As our new poll taps the academic mood on campus, The Times Higher joins the main parties' head honchos on education as they tramp the election trail
Academics' thoughts on the health of higher education and life on the campus are revealed in this week's exclusive ICM poll for The Times Higher .
Some 500 academics at all grades from across the UK were surveyed during the election campaign. They said Labour was no longer their party of choice and pulled no punches in response to questions on the research assessment exercise, the need for student remedial work, subjects at risk, the top-up fees cap and union representation.
Paul Mackney, general secretary of lecturers' union Natfhe, said: "If accurate, this bodes ill for Labour. Top-up fees and the unpopular RAE have clearly undermined support. Despite some extra cash for higher education, poor pay levels, stress and casualisation are the order of the day for many lecturers.
"If re-elected, Labour should completely overhaul its funding policies."
Sally Hunt, general secretary of the Association of University Teachers, said: "Whichever party takes office has urgent issues to deal with, namely: pay and pay inequalities, the RAE, job cuts and departmental closures.
"The AUT has also challenged the next government to scrap the RAE."
ICM Research conducted telephone interviews with a random sample of 500 university lecturers between April 11 and 21.
Despite concerns over universal issues such as research and teaching, the ICM Research poll shows academics to be broadly content with their institutions.
Asked to what extent they would recommend their institution as a place of work, 48 per cent said they would "highly recommend" it. Only 6 per cent said they would "not recommend it at all".
Professors, readers and social scientists were happiest, with 61 per cent saying they would highly recommend their university.
Junior staff were less enthusiastic, with 55 per cent saying they could "somewhat recommend" their institution to others, while one in ten academics in medical and engineering faculties said they could not recommend their university at all.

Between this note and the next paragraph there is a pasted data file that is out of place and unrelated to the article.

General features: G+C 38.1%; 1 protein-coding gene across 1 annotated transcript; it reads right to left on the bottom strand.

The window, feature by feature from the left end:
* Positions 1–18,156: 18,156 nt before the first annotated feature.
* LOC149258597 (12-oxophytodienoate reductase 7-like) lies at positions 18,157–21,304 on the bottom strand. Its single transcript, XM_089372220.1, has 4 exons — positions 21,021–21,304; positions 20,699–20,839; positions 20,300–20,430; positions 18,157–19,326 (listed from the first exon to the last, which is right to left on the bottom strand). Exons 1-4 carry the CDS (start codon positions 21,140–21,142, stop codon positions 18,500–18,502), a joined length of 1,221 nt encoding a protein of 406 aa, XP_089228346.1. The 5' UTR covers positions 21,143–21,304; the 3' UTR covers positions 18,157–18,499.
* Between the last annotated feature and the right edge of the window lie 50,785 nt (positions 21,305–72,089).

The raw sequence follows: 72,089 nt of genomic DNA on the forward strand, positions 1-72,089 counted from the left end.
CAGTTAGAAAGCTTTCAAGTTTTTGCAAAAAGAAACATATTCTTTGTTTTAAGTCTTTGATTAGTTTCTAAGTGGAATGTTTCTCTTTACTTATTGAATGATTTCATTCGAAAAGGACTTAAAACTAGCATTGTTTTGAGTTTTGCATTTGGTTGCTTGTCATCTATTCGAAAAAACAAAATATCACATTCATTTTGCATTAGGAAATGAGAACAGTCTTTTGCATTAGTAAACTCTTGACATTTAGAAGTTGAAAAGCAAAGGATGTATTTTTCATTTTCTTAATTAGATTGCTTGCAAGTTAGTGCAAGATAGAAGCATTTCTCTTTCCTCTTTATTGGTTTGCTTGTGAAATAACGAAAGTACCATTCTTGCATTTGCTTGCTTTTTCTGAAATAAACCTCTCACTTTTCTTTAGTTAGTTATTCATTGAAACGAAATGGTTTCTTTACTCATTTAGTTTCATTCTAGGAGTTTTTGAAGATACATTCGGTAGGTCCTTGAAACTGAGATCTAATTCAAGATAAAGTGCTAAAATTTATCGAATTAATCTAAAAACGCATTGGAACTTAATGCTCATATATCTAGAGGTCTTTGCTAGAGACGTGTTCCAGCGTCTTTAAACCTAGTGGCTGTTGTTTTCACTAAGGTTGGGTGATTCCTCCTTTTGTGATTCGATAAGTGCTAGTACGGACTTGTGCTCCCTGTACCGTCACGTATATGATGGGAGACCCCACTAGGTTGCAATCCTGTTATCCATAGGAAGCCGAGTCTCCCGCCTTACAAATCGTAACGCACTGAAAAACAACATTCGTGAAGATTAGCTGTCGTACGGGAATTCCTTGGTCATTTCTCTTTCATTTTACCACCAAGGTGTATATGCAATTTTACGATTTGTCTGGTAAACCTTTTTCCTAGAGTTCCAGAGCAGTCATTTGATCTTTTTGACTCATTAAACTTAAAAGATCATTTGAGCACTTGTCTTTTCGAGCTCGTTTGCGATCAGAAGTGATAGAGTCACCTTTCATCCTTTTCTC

Meanwhile, academics who are members of trade unions appeared to be satisfied with how their interests were being represented. Sixty-two per cent said they were "quite well represented", while identical proportions (18 per cent each) said they were either "very well" or "quite badly" represented.
Junior staff seemed most content, with 61 per cent saying they were "quite well represented".
However, 26 per cent of professors or readers said they were "quite badly represented".
Despite an undercurrent of concern in recent months, academics' feelings about the research assessment exercise were not clear cut.
Although 52 per cent said it should be scrapped and 39 per cent said it should be retained, academics' opinions varied depending on their staff grade.
While 48 per cent of junior lecturers were against the RAE, 46 per cent said it should continue. Among senior lecturers, 54 per cent wanted it axed, with 36 per cent saying it should be retained, while half of professors and readers opposed the RAE, with 42 per cent saying it should be retained.
On departmental closures, often linked to the RAE, chemistry and engineering were thought most likely to be at risk. Overall, 29 per cent of academics expected no closures. Professors and readers were more optimistic, with 39 per cent expecting no closures. Junior lecturers were most pessimistic, with just 17 per cent believing all departments were safe.
The verdict was clear on tuition fees: 76 per cent of academics said the cap should not be raised beyond the £3,000 limit that Labour has promised to maintain for the duration of the next Parliament if it is re-elected.
Of those who said the cap should be raised, 25 per cent said students should pay £5,000, with one in eight saying it should be higher than £15,000.
Despite concerns about falling standards, most academics said only a minority of students needed "remedial work" when they started university.
One in four academics said that up to 10 per cent of their students needed help and one in five academics put the proportion of undergraduates needing remedial work at between 11 and 20 per cent.
Eleven per cent said they had no idea how many students needed remedial work, while six respondents said that between 91 and 100 per cent of their students needed remedial work.
Lib Dem: Phil Willis
Phil Willis, MP for Harrogate and Knaresborough since 1997 and his party's education spokesman for the past six years, runs a slick operation, writes Tony Tysome.
His constituency office in Harrogate is filled with boxes of campaign letters. Yellow buckets bear labels inviting voters to "Win With Willis".
It's 10.15am and volunteers, including a number of students, are stuffing the envelopes they spent all night addressing.
It is, therefore, refreshing that Mr Willis's vehicle of choice for the election campaign is not some slick new executive saloon but his own 13-year-old Honda Prelude.
As we drive off, he confesses: "I love this car. I've had it since 1992, and I've never wanted to change it." The Willis-mobile encapsulates its owner's unpretentious, homely electioneering style. It's an image that has worked a treat in the past two general elections.